At the beginning of the 13th century the middle classes had gained an important social and political position in Barbastro, commerce had brought new riches and the city in general had grown. The Cistercian and Benedictine monasteries were in crisis but in contrast, the arrival of the Franciscan monks brought new solutions for a changing society.
With a humble spirit of poverty they chose to live in the cities rather than distance themselves from the population in remote spots. Instead of waiting for people to come to them, they went out to meet the people. And rather than choosing to speak only in church, they talked to villagers, soldiers and children in the village squares.In the 13th century they set up an order in Barbastro, occupying a functional church, which followed one of the most successful religious architectural styles of the era; a single nave with chapels tucked beneath buttresses. The lack of columns or pillars within the nave allowed the congregation to see and hear the preacher without difficulty.
The building was large but constructed with modest materials such as packed earth, brick and gypsum plaster. Very little remains of the original convent rooms, such as the cloister, cells, dormitories and refectory. However, in the San Antonio square it is possible to glimpse the old floor of the cloister and the see the layout of its walls; in fact these have now been incorporated into private houses. A row of small widows that would have been the monks’ cells can still be seen upon careful inspection.
Between the 16th and 17th centuries and in two consecutive phases, the interior space of the church was transformed. The large nave was covered with stellar vaulting made out of brick. The ribs were created using plaster and the ceilings were polished. The nave was decorated with a network of brownish lines painted in such a way as to imitate the joints between ashlars, as was common in those days.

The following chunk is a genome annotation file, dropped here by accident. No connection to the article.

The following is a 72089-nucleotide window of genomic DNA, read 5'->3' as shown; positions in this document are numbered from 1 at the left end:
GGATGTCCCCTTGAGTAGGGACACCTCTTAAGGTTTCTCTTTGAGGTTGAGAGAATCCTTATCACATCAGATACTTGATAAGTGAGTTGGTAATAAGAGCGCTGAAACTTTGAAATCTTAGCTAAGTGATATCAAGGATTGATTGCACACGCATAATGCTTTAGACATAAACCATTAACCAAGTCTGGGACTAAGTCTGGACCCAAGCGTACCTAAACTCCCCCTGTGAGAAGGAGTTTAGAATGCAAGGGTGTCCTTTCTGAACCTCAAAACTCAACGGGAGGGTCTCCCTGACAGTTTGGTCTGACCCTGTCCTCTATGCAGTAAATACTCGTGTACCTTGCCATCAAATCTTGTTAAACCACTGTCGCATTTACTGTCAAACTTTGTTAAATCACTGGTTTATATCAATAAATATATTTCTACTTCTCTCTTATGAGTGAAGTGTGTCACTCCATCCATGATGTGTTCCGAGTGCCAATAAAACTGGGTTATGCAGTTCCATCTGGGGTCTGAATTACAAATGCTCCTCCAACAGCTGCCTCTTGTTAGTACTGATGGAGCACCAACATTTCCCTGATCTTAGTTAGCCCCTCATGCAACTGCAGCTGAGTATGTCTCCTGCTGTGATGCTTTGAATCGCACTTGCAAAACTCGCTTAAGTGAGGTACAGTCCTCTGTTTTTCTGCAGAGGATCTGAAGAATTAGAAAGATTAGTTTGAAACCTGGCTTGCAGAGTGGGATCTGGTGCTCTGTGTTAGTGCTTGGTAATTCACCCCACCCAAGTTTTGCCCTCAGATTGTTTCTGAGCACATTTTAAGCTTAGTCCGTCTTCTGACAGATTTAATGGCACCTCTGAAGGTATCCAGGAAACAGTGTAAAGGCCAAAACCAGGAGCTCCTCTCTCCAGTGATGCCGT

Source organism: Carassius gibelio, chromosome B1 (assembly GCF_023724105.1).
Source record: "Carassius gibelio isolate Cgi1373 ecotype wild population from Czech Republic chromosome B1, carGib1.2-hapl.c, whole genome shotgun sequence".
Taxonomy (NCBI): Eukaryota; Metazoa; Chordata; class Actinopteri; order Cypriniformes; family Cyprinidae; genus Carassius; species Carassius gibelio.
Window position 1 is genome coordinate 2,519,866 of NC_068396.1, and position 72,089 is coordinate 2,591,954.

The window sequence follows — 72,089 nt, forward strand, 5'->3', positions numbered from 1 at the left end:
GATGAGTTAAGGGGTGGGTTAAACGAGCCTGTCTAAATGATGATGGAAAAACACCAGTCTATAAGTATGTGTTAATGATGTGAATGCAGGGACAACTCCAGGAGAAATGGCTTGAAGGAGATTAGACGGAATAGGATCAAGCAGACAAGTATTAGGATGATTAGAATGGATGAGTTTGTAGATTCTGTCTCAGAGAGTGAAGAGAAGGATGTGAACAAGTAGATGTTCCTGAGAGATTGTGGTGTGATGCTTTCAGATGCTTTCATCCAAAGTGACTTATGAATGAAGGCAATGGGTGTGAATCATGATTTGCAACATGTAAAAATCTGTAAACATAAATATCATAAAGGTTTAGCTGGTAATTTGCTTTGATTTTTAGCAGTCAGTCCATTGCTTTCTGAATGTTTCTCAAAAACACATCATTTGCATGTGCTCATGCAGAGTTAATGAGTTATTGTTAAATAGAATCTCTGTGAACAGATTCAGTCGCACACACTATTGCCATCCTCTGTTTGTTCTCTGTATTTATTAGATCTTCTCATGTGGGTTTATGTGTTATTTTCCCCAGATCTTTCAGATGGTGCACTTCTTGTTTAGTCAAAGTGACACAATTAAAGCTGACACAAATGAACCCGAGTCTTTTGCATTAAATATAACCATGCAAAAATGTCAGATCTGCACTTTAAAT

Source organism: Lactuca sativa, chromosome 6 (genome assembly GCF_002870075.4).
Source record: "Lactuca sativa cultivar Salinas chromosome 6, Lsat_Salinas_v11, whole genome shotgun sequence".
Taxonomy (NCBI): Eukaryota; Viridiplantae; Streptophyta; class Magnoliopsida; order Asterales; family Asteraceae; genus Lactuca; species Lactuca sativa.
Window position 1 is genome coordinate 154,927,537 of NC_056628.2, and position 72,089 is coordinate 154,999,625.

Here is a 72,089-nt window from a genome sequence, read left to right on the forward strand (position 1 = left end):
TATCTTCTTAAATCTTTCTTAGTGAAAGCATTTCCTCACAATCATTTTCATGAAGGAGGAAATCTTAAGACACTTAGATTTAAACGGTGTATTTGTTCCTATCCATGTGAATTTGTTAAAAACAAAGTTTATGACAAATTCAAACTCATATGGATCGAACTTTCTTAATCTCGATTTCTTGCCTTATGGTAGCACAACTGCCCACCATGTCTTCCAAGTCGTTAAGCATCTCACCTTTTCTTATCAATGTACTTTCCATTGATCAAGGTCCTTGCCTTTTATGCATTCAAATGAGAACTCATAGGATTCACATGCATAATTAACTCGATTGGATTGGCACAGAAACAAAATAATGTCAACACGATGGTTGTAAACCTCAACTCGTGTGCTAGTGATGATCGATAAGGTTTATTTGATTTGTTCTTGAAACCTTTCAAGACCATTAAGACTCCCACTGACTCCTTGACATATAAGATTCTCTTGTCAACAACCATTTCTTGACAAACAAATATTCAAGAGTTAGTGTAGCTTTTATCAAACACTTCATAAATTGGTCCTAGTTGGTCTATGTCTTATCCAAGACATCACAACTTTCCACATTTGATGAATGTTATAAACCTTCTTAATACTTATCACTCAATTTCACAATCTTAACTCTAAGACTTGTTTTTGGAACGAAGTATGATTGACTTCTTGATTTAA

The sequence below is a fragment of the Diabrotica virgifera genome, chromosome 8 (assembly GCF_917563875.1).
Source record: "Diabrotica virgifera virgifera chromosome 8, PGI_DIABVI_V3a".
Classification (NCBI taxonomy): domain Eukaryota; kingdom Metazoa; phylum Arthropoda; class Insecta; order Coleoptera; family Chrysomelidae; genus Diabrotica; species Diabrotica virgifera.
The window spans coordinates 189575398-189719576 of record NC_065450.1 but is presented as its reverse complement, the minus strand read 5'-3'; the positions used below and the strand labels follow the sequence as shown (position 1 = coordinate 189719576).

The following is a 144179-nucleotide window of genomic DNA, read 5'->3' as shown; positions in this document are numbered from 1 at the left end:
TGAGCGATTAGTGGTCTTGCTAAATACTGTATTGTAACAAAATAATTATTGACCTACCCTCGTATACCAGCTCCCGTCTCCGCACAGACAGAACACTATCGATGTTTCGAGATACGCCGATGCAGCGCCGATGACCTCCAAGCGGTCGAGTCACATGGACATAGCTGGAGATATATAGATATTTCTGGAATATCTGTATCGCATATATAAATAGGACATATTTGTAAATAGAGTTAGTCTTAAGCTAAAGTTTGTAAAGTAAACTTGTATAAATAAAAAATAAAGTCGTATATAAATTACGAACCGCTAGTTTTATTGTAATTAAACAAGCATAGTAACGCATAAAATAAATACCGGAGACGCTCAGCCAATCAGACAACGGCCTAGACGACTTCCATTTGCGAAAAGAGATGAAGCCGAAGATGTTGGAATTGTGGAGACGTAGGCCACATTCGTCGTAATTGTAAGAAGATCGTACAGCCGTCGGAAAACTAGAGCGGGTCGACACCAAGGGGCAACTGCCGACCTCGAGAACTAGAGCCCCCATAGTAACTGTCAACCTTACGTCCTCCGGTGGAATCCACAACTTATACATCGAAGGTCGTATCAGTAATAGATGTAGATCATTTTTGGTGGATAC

The old chapel of Claramunt, which sits at the east end, now holds the role of vestry. At the beginning of the 17th century it was decorated by Rafael Pertús, a Renaissance painter from Zaragoza. The mural paintings were finished off with a beautiful skirting board made of tiles, which were probably made in the potteries of Muel near Zaragoza.
A staircase leads down to a vaulted crypt, which has a bench that runs the length of its perimeter. This is divided into fifteen chair-like sections carved from stone. This bench was used for holding the dead, with the walls of the crypt used to support their bodies.
Sometime after the construction of the crypt, it is likely that someone questioned the good of a burial system that was so unhygienic. Because of this some of the arms that separated the sections were reduced so that coffins could be placed on the bench.
A small chapel near the east end of the building boasts beautiful star shaped rib vaults of magnificent design, dedicated to Ceferino Giménez Malla, also known as “the strong one.” Of Romani origin, he was a respected mule trader and, although illiterate, taught children to pray, encouraged them to respect birds, plants and insects and gave them bread and chocolate to eat during times of great hardship. During the Spanish civil war he was imprisoned and was later shot by a firing squad with his rosary beads in his hands. Pope John Paul II beatified him in 1987 and the sculpture of the saint that can be seen in the chapel is a work of the artist Juan de Ávalos.